Part I. The course of deinstitutionalization – the activity of Basaglia’s group.Psychiatric reform in Italy consisted of the implementation of legislative changes derived from anti-institutional experiments conducted by Franco Basaglia and his group in the 60’s and 70’s of the 20th century. The activity of Basaglia’s group was an integral part of the European reform movement of that time, which profited from the economic, cultural and political prosperity for changes in psychiatry. Italian antipsychiatry has led to the most radical experiment in deinstitutionalization in history. It involved the whole public sector of psychiatry and across a quarter-century resulted in a grand social debate on the situation of the mentally ill and the need for systemic change of their treatment and care. Inspired mainly by phenomenological analysis, Basaglia opted for close emphatic contact with the mentally ill. While the British, French and American anti-psychiatrists contested the psychiatric care system as such, the Italian radicals made an approach to disassemble it from the inside and successfully gained social support for the process of deinstitutionalization. Basaglia promoted his ideas across Europe, including the World Health Organization (WHO) forum.
Part II. The consequences of deinstitutionalization.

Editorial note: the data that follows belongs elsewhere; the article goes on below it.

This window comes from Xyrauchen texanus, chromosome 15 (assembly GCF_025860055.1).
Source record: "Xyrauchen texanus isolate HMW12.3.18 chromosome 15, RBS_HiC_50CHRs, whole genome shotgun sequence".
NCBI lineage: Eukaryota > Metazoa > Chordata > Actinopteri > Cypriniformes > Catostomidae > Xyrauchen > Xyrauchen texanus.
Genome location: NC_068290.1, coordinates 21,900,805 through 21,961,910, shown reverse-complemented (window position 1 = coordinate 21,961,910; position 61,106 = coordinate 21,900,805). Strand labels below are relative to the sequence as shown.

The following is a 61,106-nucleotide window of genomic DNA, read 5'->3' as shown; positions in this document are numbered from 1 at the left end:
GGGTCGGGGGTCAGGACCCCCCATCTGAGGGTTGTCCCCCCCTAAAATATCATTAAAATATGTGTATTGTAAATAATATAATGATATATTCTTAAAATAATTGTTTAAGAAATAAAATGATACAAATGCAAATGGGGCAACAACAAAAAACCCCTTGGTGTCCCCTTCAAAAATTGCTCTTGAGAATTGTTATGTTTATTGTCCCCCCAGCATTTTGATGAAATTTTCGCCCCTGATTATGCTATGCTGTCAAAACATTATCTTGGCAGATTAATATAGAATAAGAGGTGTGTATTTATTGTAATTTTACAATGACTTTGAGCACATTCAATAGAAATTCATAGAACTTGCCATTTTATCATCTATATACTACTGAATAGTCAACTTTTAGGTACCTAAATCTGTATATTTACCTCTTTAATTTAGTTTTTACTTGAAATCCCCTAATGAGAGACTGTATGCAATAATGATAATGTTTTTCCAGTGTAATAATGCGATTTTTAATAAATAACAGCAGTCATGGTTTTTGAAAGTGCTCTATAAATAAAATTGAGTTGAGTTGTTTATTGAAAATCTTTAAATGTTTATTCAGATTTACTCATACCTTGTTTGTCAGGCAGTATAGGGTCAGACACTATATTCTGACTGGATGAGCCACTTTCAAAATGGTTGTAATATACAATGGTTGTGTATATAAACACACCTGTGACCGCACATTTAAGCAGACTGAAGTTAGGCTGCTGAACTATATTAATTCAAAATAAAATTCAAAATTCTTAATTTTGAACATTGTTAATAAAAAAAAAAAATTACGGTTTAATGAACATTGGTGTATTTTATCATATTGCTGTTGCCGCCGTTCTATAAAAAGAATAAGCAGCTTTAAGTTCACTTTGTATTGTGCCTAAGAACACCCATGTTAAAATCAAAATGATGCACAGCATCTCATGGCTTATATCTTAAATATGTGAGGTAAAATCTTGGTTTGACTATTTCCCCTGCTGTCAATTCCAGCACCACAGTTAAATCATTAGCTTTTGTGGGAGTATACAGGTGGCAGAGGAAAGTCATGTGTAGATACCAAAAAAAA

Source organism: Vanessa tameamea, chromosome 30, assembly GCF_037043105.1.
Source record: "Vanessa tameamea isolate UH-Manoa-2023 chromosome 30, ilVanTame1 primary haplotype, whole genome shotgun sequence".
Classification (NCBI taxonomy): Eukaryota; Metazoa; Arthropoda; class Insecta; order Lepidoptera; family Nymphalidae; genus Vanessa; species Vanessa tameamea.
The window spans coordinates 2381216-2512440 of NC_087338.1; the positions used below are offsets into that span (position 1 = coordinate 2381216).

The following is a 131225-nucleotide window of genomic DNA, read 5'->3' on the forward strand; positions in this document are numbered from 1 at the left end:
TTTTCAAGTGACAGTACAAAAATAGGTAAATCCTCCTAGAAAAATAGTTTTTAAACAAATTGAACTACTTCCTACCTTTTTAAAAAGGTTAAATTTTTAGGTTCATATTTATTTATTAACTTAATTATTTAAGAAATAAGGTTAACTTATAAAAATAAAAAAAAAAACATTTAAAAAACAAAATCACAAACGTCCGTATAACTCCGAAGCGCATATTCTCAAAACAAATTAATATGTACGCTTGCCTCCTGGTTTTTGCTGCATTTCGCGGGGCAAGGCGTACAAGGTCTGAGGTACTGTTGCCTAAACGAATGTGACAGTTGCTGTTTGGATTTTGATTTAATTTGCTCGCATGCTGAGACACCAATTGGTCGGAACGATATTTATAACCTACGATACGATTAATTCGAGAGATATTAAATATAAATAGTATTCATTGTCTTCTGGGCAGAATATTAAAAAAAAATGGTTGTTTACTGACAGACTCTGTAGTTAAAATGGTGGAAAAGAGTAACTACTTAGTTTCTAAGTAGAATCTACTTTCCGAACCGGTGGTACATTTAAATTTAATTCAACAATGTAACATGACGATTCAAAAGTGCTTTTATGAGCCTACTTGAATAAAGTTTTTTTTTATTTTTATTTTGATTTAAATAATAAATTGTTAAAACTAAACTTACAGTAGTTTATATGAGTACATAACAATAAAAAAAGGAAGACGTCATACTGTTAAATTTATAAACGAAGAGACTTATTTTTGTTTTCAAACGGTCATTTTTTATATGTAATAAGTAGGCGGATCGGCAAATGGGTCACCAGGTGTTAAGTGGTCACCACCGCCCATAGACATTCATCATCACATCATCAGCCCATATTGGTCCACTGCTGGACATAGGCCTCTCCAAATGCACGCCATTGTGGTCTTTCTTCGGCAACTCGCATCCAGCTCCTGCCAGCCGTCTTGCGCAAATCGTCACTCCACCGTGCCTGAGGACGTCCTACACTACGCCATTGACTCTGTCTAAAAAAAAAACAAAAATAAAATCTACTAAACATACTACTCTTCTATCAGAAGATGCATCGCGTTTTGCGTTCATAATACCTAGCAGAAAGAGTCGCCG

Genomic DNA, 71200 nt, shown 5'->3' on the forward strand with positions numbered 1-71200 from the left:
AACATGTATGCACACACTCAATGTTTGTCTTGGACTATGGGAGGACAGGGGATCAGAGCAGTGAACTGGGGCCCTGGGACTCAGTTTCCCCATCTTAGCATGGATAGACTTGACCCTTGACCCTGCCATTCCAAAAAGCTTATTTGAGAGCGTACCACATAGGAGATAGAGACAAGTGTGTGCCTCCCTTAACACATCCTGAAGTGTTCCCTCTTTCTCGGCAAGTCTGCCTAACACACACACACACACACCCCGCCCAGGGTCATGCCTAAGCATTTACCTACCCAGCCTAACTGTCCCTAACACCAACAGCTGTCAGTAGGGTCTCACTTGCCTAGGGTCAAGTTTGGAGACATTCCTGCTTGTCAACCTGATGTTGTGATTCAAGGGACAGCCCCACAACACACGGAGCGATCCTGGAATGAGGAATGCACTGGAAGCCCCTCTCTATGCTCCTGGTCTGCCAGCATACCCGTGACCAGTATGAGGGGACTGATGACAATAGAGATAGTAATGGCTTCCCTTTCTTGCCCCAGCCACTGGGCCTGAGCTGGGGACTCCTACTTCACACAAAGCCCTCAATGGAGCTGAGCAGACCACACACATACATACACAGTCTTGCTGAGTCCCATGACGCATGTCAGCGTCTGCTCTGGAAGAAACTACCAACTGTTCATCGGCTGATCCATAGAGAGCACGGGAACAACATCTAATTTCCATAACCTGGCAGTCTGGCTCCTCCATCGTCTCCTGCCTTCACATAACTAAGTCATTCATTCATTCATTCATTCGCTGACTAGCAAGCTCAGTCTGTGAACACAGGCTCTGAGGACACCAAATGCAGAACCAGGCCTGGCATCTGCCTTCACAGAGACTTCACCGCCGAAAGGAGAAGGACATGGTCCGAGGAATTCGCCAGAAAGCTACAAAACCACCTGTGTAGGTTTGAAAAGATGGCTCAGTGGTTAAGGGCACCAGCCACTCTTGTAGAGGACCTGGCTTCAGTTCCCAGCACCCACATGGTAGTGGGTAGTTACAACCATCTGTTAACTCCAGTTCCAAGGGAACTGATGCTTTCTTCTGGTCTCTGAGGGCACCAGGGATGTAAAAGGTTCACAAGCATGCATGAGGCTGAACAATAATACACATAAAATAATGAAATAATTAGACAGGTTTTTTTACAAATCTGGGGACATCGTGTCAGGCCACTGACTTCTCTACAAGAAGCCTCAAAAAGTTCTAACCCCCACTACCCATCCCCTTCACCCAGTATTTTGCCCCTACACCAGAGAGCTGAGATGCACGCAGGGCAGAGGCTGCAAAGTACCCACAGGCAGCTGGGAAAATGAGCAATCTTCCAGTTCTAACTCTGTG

The Italian mental health care is based on Law 180 (it. Legge 180), also called Legge Basaglia, from the name of the author of the reform, Franco Basaglia. It was adopted on May 13th 1978. The new legislation resulted from the actions of a strong anti-psychiatric movement and it brought about a major change in the organization of psychiatric care. The reform and its consequences were widely studied by the researchers, especially in the United Kingdom and the United States of America. The authors point out many successes of the reform, especially in its beginning. They seek the sources of its failure in a faulty and incomplete implementation. Legge Basaglia completely changed the structure of mental health care in Italy, finally bringingpsychiatry back to medicine and the general hospitals, as well as promoting community-based psychiatry. Deinstitutionalization in Italy was not related to an increase in compulsory psychiatric hospitalizations, suicide attempts by the mentally ill, nor did it raise the number of crimes committed by them. It also did not cause common trans-institutionalization, with the transfer of patients to the private sector, as predicted by its opponents.